Journal of Vaccines & Vaccination

Journal of Vaccines & Vaccination
Open Access

ISSN: 2157-7560


A Review of Determinants of Low Measles Immunization and Feasible Interventions to Increase Uptake among Children Aged 9-59 months in the Lawra District, Ghana

Kuuzagr RN, Alebshehy R, Nurz MS, Jato DM and Barffo D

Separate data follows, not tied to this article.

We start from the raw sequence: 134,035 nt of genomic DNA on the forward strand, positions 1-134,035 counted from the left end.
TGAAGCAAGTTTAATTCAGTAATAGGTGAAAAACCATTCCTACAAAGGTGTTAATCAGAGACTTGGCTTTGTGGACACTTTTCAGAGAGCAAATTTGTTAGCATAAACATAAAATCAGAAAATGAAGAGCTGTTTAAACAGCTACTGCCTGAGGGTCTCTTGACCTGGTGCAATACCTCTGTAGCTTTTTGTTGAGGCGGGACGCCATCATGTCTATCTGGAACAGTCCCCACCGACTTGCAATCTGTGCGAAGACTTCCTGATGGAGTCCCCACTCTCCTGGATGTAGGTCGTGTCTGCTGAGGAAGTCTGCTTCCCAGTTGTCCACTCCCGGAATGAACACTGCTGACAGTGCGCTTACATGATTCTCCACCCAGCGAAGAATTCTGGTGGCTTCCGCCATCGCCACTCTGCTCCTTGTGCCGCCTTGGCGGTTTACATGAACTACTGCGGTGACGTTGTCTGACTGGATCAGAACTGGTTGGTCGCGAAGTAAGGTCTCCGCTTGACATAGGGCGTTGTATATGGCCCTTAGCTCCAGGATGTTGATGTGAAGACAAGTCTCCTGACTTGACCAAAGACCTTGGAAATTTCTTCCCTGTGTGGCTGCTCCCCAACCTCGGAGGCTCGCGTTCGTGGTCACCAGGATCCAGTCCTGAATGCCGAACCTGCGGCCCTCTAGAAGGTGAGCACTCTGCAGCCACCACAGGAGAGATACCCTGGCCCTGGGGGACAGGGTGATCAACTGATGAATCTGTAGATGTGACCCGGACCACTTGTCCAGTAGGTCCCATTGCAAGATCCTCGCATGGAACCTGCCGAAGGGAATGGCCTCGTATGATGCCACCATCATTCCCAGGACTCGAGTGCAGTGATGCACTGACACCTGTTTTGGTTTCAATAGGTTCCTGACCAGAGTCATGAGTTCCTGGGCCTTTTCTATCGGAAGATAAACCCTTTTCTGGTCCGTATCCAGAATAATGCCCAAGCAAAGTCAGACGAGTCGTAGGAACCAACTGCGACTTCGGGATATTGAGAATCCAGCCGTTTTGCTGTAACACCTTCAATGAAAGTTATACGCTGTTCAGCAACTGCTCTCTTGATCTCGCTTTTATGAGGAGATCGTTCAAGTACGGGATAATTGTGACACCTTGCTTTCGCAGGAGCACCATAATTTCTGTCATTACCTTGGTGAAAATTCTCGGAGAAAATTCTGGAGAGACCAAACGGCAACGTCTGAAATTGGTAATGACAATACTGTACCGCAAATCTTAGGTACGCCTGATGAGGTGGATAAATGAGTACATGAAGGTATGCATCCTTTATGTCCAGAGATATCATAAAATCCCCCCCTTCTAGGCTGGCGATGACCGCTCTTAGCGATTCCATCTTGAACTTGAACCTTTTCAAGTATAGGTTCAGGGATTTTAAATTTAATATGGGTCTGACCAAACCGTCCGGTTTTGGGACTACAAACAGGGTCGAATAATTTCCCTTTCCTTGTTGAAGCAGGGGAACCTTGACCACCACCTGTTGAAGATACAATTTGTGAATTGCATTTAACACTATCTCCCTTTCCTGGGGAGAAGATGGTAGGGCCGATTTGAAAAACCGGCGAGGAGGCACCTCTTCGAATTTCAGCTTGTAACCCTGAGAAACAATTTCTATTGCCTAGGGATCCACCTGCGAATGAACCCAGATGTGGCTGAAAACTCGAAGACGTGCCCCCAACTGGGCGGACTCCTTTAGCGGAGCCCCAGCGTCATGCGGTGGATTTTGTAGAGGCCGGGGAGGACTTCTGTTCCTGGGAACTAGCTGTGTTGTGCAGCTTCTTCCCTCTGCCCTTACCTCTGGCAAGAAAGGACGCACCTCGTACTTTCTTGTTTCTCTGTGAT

Vaccine preventable diseases contribute to about 20% of all under-five deaths globally. Annually, about 10% of un-immunized children die of measles globally. Developing countries continue to experience frequent Measles outbreaks despite numerous preventive measures. Measles is one of the vaccine preventable diseases targeted by the World Health Organization for elimination by 2020. Measles remains the top killer among children in SubSaharan Africa despite global progress to eliminate the disease through vaccination. Even though there is a vaccine against this disease, most countries still report low measles immunization coverages. The main aim of this review is to analyse the determinants of low measles uptake in Lawra district and recommend appropriate measures to solve this problem. An in-depth review was conducted using literature, both peer-reviewed and grey literature from 2000. The literature was retrieved from databases (PubMed, Global health, Popline) and also through the Google scholar search engine. A conceptual framework was adapted to guide the analysis of the factors affecting measles immunization coverage in Lawra district. Inadequate data from the district for comparison was a major limitation and thus further research is recommended. Out of the ninety five studies (95) that met the inclusion criteria, 85 (89%) were peer reviewed. The main factors influencing low measles immunization coverage in Lawra include the quality of immunization services, attitude of health workers, inaccessibility to services and the social class of the caregivers. Feasible intervention strategies recommended include mass media, home visits, effective supervision and partnership between the health system and the communities.